This morning the power went out around 6 AM. It was kind of unnerving. But not unexpected.
The power had fluctuated around 4 AM. I knew about it because the alarm clock goes off (it has a battery back-up) whenever there's a power outage. It was very brief as the power was back on by the time I got out of bed.
Around 5 I finally, officially, got up. After so many years in the military, I'm so used to getting up at Oh-Dark-Thirty, that I can't hardly sleep in. And I like to get up on the days that Mary has to go to work and make coffee for her. And me. I need coffee.
At any rate, around 6 the power went out. I'd been going through my email and had MSTK3 playing on TV when it got dark. Really dark. I've been in places without light before, but if your outside, there's usually starlight or street lamps. Not today. The power outage was so widespread that even the street lights went out, as I found out later.
This wasn't the first time that we'd lost power in Fontana and, as a result, we keep flashlights in every room. I felt my way around and found one. A good thing, too. Mary was trying to get ready for work when the lights went out! I took the flashlight into the bathroom and together we lit candles.
Fortunately, we're Catholic and Catholics have lots of candles. Still, for someone used to artificial light, it's very dim and very nerve-racking. We have candelabra, but hesitate to use them. I mean, what if the cat knocks them over and starts a fire? These are the worries we have about using fire as illumination.
I was also concerned that the outage would last for a long time. The last time we lost electricity it took three days for SCE to get things working again. That was pretty exciting. It was in the middle of one of the wind-storms that passes for winter in Southern California. A tree blew over into the main feed for my side of the street, caught fire, and burned it's way right through the power lines.
The fire department put out the fire but couldn't do anything about the lines. SCE sent a crew out to cut away the tree, but they had other priorities (such as hospitals) and couldn't repair the line until a couple of days later.
I still had to go to work (like staying home would change anything) and I showered there and recharged the battery in my laptop and Ipaq. I told people I was growing a beard since, without my electric shaver, I was starting to look like a wino.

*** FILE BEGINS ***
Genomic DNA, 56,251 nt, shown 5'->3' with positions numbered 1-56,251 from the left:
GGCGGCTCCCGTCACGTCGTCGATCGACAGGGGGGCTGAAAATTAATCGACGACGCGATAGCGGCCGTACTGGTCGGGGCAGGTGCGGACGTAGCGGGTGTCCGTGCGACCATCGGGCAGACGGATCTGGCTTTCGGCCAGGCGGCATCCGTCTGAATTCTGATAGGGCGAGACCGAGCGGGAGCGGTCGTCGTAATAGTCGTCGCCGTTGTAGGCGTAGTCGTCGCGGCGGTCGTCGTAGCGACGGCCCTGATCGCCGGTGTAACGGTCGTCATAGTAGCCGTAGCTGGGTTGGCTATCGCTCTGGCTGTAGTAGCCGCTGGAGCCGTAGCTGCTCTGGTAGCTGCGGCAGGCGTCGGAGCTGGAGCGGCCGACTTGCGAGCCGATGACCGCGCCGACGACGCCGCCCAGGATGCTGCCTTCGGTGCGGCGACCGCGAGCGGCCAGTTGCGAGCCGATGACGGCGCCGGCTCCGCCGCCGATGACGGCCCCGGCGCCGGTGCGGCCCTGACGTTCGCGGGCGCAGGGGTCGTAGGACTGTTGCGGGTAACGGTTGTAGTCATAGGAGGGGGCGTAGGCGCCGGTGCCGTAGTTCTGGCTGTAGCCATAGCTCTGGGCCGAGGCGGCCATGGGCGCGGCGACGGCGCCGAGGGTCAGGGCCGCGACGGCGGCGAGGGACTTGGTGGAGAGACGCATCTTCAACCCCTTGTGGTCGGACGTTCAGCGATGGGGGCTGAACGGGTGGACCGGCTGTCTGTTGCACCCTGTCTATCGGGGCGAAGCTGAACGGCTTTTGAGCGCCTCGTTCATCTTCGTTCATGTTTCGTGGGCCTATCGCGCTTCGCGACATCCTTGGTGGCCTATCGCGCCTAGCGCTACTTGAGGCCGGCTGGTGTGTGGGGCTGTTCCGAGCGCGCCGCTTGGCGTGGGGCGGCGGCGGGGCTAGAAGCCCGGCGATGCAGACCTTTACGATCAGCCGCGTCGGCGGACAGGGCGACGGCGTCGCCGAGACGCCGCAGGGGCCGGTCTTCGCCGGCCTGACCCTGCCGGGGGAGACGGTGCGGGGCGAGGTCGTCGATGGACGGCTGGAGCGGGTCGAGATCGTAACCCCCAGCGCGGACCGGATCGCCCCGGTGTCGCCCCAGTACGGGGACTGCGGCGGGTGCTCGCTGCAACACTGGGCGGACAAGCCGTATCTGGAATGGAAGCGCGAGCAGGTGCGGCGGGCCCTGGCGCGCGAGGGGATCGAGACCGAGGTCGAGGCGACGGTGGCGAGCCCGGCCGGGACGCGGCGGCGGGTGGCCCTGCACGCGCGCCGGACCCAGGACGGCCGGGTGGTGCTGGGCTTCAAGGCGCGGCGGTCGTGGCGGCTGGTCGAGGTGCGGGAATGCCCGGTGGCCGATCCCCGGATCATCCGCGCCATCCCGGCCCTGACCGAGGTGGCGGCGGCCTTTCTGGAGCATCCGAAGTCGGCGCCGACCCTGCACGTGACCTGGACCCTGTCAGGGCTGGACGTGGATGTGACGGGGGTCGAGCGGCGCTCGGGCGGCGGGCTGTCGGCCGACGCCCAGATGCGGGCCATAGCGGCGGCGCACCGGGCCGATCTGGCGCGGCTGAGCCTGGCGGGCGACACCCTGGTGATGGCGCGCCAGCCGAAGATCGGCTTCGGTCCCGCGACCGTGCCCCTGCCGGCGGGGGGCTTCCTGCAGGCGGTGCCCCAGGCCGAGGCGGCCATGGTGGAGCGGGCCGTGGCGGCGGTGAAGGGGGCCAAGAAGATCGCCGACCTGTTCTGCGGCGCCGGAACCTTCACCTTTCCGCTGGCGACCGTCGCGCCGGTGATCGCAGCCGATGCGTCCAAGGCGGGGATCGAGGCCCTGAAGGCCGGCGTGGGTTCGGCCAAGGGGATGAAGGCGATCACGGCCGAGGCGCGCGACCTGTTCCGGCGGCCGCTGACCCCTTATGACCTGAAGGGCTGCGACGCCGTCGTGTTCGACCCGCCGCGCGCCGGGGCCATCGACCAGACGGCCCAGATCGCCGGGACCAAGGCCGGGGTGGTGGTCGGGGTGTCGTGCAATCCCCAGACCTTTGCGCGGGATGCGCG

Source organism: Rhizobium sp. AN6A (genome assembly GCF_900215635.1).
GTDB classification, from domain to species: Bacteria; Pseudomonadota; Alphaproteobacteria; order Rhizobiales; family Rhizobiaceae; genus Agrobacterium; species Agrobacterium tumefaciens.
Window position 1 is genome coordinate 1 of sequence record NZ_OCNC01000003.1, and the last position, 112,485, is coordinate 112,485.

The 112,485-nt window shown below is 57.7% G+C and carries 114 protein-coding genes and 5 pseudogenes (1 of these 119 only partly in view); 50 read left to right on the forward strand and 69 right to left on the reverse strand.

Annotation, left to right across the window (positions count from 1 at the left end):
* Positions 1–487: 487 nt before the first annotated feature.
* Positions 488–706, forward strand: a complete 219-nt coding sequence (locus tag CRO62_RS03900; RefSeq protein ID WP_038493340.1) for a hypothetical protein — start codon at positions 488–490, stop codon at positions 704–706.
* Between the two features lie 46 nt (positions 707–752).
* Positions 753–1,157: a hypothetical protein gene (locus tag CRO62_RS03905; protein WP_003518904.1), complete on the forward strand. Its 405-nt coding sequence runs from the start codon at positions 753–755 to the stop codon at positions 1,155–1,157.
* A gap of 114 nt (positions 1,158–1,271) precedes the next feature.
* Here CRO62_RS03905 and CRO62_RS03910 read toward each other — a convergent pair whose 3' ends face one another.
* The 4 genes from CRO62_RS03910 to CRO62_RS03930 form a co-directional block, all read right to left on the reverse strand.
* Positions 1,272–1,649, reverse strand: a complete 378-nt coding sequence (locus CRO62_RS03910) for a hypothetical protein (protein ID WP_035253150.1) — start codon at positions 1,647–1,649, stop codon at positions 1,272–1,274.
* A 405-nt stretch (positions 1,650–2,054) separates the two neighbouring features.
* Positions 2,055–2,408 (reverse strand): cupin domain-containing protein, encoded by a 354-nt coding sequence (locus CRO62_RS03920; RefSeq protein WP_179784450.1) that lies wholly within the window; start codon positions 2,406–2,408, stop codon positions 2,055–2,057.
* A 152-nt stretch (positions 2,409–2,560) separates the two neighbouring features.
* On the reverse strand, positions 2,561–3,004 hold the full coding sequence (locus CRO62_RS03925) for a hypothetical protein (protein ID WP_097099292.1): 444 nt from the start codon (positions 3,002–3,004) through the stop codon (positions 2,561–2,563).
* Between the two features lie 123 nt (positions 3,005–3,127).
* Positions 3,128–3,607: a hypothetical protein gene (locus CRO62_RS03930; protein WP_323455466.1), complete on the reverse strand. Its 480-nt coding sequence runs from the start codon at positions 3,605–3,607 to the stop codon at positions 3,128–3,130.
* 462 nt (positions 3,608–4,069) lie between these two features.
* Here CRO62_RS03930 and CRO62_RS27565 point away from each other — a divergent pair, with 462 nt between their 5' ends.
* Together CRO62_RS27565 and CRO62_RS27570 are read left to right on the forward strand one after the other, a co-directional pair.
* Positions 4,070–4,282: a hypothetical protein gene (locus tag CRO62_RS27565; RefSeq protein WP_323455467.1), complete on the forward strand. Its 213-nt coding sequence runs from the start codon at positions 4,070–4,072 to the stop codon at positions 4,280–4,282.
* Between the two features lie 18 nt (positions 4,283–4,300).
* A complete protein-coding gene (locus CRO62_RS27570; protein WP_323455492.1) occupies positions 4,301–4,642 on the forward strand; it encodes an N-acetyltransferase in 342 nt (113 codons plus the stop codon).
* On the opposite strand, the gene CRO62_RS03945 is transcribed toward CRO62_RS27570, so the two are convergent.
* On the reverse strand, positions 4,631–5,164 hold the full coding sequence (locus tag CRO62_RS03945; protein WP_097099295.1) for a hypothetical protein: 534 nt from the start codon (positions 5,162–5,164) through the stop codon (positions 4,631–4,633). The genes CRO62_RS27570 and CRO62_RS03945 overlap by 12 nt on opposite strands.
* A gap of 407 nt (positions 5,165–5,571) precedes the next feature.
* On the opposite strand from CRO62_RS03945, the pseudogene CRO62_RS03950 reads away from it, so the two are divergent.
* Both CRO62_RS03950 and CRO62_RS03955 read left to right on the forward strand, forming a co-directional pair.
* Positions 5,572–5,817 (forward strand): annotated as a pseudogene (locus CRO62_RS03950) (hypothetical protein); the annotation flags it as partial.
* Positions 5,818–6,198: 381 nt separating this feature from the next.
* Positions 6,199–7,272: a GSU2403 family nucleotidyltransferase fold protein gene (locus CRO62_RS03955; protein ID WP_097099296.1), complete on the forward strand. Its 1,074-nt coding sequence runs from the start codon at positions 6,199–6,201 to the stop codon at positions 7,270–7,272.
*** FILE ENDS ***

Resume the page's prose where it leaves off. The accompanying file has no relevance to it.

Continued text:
It was hardest on the kids who really didn't have any experience of life without electricity. I came home one night and Mary was reading to the kids by candle-light. It was early, around 6 PM, and they'd had dinner at their grandparents, who still had electricity. They also had cleaned up there and were spared the cold showers I'd endured. Mary was just trying to calm them down and get ready for bed.
But Christy wasn't having any of it. She knew something was up and didn't like it one bit. Her house was dark and the TV didn't work! She was getting whiny and wanted everyone to know it. She grabbed me around the legs and said, "Daddy, when are the lights going to come back on?" That's hard to hear when you're a Dad and your baby is worried.
I grabbed a flashlight and went to the garage where I kept my camping gear. Digging through the boxes I located my small, black-and-white, hand-held, portable TV set. I replaced the batteries and checked the tuning. It still worked.
I walked back into the living-room with the Simpsons blaring out of the tiny speaker. You'd have thought I was Moses walking down from the mountain! The kids grabbed the tiny TV out of my hand and clustered around it like freezing hikers around a campfire.
It was one of my proudest moments.
Christy and Mary went to sleep in my bedroom with the portable TV running, the talking-heads on the news were discussing the power outage and saying that all would soon be well. I wandered back to the den, read by candle-light, and fell asleep feeling very pleased with myself.
I worried that today would be another of those days. It was getting cold (well, cold for California) and the heat depended on the electricity. The spring-like days of yesterday were passing into more typical cloudy and rainy days. It was hardly a crisis, but, as a Dad, I still worry.
The power came on around 7:30 and I was so glad! I call Mary and let her know that the power was on. She was relieved as well.
So it's been a great couple of days - sunny weather and cloud-filled skies.
This is winter in SoCal!